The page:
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Rebuffing Trump, Fed chairman says he will 'avoid' negative interest rates

"We're determined to avoid it here in the United States," Fed Chairman Jerome Powell said when asked about lower interest rates.
Image: Jerome Powell holds a news conference in Washington
Federal Reserve Chairman Jerome Powell at a news conference following the two-day meeting of the Federal Open Market Committee on interest rate policy in Washington on Wednesday, Jan. 29, 2020.Yuri Gripas / Reuters

In his news conference following the Federal Reserve's January meeting, which wrapped up Wednesday, Chairman Jerome Powell said the Chinese coronavirus is a situation that bears watching, even as he stressed that the Fed's mandate would remain focused on U.S. economic growth.

Powell also once again emphasized the many ways trade uncertainty has trickled into decisions made by executives and policymakers, even as he sounded a reassuring town about the overall economic outlook.

"Uncertainties about the outlook remain, including those posed by the new coronavirus," Powell said in his prepared remarks, a theme he expanded on during the question-and-answer period.

"It's a very significant issue," he said of the virus, which to date has sickened more than 7,700 people and killed 170. Powell acknowledged the potential for worldwide disruption and uncertainty about macroeconomic effects in China, saying, "We are very carefully monitoring the situation."

"The issue with the coronavirus is we're not really clear on what this virus is all about," said Dan North, chief economist at Euler Hermes North America. North pointed out that the SARS epidemic of 2002 and 2003 spooked the markets but ultimately had little bearing on the trajectory of Chinese GDP growth.

"We think, as does the futures market, it's likely we'll see one more cut this year," North said.

"If the economic situation were to worsen between now and March, if hiring were to slow or wages were to decelerate… there's room for an insurance cut with rates running low if conditions warrant, but the Fed would hope not to use it," said Chris Battifarano, chief investment officer of FineMark National Bank & Trust.

The trio of rate cuts the Fed undertook last year might have been enough to ward off an economic slump in the short term, but Powell as well as other market observers noted that these interventions leave policymakers with fewer tools to fight a recession.

In spite of numerous criticisms from President Donald Trump, the Federal Reserve has stayed away from the negative interest rates that have characterized many other central bank approaches to monetary policy, and Powell indicated this wouldn't change anytime soon, explaining that low interest rates could become a self-fulfilling cycle from which economies can struggle to emerge. "We're determined to avoid it here in the United States," he said.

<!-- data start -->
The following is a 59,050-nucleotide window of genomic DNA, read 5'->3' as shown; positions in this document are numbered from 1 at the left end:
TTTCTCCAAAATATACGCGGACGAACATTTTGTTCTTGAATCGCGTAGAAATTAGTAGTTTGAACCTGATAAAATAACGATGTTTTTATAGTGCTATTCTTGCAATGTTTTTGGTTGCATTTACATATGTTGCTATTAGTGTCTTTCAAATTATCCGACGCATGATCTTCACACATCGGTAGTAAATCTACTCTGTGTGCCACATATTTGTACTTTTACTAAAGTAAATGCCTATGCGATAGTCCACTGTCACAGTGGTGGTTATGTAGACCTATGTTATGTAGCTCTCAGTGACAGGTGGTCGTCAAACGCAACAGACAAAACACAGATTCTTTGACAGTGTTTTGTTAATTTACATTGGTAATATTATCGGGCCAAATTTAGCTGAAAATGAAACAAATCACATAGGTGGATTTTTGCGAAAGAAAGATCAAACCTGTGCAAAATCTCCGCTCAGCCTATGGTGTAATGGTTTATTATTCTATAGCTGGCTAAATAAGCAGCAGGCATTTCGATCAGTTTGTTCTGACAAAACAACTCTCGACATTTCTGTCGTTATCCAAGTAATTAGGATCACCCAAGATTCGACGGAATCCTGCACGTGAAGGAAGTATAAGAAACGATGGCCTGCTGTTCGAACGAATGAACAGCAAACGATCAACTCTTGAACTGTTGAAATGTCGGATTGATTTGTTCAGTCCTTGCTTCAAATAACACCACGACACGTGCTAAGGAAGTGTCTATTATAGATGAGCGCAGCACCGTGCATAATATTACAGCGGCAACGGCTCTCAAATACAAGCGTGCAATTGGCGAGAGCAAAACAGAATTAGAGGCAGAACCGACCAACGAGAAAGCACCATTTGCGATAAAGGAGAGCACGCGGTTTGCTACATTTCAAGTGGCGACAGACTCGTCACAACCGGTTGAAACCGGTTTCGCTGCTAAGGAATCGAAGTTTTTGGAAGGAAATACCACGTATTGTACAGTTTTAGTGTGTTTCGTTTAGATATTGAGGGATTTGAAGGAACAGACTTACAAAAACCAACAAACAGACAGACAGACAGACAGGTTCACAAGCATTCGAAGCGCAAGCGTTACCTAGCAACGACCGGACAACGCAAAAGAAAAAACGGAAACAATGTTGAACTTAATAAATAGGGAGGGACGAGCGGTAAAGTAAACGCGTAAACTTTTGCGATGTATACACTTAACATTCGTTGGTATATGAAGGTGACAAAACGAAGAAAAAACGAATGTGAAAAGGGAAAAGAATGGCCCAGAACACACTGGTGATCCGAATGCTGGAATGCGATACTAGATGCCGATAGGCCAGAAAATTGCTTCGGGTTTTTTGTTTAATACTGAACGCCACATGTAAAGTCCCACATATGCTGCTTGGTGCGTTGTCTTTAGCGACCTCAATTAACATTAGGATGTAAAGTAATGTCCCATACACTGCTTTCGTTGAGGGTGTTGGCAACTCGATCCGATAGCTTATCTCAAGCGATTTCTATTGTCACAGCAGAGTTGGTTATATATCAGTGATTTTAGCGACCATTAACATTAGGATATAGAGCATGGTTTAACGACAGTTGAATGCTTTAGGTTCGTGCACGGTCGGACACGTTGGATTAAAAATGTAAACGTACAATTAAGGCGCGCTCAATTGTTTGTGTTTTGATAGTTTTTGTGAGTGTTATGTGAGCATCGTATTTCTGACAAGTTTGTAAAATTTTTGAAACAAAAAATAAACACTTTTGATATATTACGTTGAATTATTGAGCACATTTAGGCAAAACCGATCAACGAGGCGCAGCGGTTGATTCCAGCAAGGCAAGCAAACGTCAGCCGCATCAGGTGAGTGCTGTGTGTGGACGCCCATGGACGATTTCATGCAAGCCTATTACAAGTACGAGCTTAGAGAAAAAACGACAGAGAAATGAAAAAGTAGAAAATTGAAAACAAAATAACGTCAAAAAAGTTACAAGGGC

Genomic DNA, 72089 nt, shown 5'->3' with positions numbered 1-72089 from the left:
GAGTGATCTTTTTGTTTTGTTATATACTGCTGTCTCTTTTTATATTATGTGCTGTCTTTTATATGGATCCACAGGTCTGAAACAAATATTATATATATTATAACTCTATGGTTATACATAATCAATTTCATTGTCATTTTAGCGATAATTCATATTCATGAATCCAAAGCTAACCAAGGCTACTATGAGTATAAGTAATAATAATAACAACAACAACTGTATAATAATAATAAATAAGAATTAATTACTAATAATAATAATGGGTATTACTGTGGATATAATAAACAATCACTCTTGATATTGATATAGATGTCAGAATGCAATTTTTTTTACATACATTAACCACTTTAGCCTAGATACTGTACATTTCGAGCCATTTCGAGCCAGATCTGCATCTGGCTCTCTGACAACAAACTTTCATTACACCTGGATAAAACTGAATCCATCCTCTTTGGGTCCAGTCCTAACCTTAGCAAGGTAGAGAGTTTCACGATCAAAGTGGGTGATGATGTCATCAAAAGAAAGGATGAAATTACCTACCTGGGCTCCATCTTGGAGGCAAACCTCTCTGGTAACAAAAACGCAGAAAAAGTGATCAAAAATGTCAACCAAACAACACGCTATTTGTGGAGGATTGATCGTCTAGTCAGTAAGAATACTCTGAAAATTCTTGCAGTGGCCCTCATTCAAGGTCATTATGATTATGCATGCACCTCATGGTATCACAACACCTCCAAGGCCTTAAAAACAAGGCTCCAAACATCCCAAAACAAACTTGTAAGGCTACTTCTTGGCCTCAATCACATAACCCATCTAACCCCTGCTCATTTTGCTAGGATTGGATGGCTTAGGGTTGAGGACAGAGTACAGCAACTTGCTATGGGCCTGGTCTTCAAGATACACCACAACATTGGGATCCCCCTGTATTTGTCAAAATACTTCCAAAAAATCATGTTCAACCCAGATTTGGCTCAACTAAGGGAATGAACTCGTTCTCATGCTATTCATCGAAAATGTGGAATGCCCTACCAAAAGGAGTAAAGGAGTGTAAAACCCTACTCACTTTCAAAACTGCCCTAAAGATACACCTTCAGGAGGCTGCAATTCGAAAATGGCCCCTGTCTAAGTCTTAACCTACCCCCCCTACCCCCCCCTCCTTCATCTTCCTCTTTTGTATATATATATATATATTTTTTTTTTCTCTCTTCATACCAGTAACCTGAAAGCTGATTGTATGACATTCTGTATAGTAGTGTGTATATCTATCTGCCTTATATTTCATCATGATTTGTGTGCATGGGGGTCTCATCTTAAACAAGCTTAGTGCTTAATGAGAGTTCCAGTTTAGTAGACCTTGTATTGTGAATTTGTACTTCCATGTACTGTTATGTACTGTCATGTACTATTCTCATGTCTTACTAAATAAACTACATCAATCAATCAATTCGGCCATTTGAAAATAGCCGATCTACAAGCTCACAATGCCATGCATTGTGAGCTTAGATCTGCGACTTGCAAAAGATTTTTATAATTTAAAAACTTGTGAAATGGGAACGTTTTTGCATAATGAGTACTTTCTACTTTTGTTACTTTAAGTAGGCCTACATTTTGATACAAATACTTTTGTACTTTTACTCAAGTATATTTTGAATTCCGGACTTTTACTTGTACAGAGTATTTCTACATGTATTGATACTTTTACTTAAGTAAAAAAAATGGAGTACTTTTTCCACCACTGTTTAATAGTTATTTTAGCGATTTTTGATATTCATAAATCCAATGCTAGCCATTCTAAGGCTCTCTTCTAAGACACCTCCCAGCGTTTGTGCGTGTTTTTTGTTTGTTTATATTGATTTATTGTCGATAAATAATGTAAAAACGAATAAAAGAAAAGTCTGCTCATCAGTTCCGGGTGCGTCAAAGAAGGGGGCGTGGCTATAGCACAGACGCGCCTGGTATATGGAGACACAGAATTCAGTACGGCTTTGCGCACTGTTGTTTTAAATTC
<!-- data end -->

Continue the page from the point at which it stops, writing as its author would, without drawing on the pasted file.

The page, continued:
"It's become very clear that inflation is the problem that central banks can solve," Battifarano said, but he pointed to Japan's prolonged economic slump as a cautionary tale of how negative interest rates can play out long-term. "Not only does it not work, it's damaging to banks' traditional spread-lending mode," he said.

And analysts readily point out that the U.S. has thus far managed to avoid the broader economic weaknesses present in economies like Japan and Germany. "I do think they were able to preemptively act and give the market an additional cushion," said Lindsey Piegza, chief economist at Stifel Fixed Income. "They feel they were able to navigate this soft landing," she said, noting how Powell worked to thread the needle between encouraging and cautious in his remarks on Wednesday.

"The consumer is still shouldering the entire economy," said one analyst.

"The Fed wants to look reasonable in their acknowledgement about some of the downside risks," she said.

Powell also addressed the one significant change economists picked up on in the statement the bank released, noticing that the Fed shifted from characterizing household spending as "moderate," rather than "strong."

Piegza said this was significant, given that Powell's remarks emphasized the singular role the U.S. consumer is playing in sustaining the country's economic momentum. "It's hard to see other bright spots besides the consumer," she said, noting that metrics on manufacturing, exports and business investment remain lackluster, even with low unemployment and a soaring stock market. "The consumer is still shouldering the entire economy," she said.

The Chairman said progress on trade between the U.S. and China, along with the signing of the USMCA were beneficial, but he emphasized that the businesses and markets still perceive cause for concern. "Those are potentially positive things for the economy, without question," Powell said, but he added that "a sustained reduction in uncertainty over time" would be necessary to pull business investment out of its slump — a reduction that currently is not present.

"Trade policy uncertainty remains elevated. ... It hasn't gone away," Powell said. "There's a bit of a wait-and-see attitude."

Some experts also pointed out that it still is unclear whether or not the reduction in trade tensions will benefit American workers and shoppers. "We don't know how that's going to trickle down yet to the U.S. consumer," said Brian Pirri, principal of New England Investment & Retirement Group.

"It's a positive that there was an initial deal done and a holding off on some of the tariffs, but I think it's too early to say it's going to have a meaningful impact on the U.S. and the consumer," he said.